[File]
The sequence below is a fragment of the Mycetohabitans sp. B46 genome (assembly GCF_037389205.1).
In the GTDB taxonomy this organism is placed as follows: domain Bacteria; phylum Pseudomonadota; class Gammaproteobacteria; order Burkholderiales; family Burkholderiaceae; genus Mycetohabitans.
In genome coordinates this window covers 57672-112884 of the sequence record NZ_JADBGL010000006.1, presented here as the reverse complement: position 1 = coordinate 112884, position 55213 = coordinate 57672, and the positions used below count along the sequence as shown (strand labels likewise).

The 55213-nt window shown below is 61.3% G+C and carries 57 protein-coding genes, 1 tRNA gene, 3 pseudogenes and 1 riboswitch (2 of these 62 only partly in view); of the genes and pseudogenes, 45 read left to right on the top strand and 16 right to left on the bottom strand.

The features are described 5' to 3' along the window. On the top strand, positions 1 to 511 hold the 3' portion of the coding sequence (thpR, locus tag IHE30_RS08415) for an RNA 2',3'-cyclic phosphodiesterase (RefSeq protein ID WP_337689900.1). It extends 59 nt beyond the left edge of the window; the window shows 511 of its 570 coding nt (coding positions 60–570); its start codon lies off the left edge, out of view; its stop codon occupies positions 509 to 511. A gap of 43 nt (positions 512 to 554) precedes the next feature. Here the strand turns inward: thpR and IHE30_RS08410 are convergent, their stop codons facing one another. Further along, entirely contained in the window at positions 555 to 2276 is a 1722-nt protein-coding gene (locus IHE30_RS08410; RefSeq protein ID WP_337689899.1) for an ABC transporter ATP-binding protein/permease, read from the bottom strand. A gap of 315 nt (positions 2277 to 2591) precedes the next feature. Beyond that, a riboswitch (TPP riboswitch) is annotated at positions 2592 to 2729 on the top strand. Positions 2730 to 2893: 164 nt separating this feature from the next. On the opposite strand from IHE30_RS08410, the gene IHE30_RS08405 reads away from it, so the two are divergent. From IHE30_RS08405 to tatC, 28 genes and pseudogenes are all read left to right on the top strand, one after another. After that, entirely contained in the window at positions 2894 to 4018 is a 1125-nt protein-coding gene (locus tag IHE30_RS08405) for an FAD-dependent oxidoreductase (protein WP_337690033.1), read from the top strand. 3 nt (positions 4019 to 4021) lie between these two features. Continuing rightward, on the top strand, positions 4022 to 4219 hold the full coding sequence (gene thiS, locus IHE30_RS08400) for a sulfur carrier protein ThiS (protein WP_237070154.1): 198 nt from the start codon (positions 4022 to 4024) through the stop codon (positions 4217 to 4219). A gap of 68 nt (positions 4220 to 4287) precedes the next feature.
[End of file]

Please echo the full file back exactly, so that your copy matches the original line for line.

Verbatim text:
The sequence below is a fragment of the Mycetohabitans sp. B46 genome (assembly GCF_037389205.1).
In the GTDB taxonomy this organism is placed as follows: domain Bacteria; phylum Pseudomonadota; class Gammaproteobacteria; order Burkholderiales; family Burkholderiaceae; genus Mycetohabitans.
In genome coordinates this window covers 57672-112884 of the sequence record NZ_JADBGL010000006.1, presented here as the reverse complement: position 1 = coordinate 112884, position 55213 = coordinate 57672, and the positions used below count along the sequence as shown (strand labels likewise).

The 55213-nt window shown below is 61.3% G+C and carries 57 protein-coding genes, 1 tRNA gene, 3 pseudogenes and 1 riboswitch (2 of these 62 only partly in view); of the genes and pseudogenes, 45 read left to right on the top strand and 16 right to left on the bottom strand.

The features are described 5' to 3' along the window. On the top strand, positions 1 to 511 hold the 3' portion of the coding sequence (thpR, locus tag IHE30_RS08415) for an RNA 2',3'-cyclic phosphodiesterase (RefSeq protein ID WP_337689900.1). It extends 59 nt beyond the left edge of the window; the window shows 511 of its 570 coding nt (coding positions 60–570); its start codon lies off the left edge, out of view; its stop codon occupies positions 509 to 511. A gap of 43 nt (positions 512 to 554) precedes the next feature. Here the strand turns inward: thpR and IHE30_RS08410 are convergent, their stop codons facing one another. Further along, entirely contained in the window at positions 555 to 2276 is a 1722-nt protein-coding gene (locus IHE30_RS08410; RefSeq protein ID WP_337689899.1) for an ABC transporter ATP-binding protein/permease, read from the bottom strand. A gap of 315 nt (positions 2277 to 2591) precedes the next feature. Beyond that, a riboswitch (TPP riboswitch) is annotated at positions 2592 to 2729 on the top strand. Positions 2730 to 2893: 164 nt separating this feature from the next. On the opposite strand from IHE30_RS08410, the gene IHE30_RS08405 reads away from it, so the two are divergent. From IHE30_RS08405 to tatC, 28 genes and pseudogenes are all read left to right on the top strand, one after another. After that, entirely contained in the window at positions 2894 to 4018 is a 1125-nt protein-coding gene (locus tag IHE30_RS08405) for an FAD-dependent oxidoreductase (protein WP_337690033.1), read from the top strand. 3 nt (positions 4019 to 4021) lie between these two features. Continuing rightward, on the top strand, positions 4022 to 4219 hold the full coding sequence (gene thiS, locus IHE30_RS08400) for a sulfur carrier protein ThiS (protein WP_237070154.1): 198 nt from the start codon (positions 4022 to 4024) through the stop codon (positions 4217 to 4219). A gap of 68 nt (positions 4220 to 4287) precedes the next feature.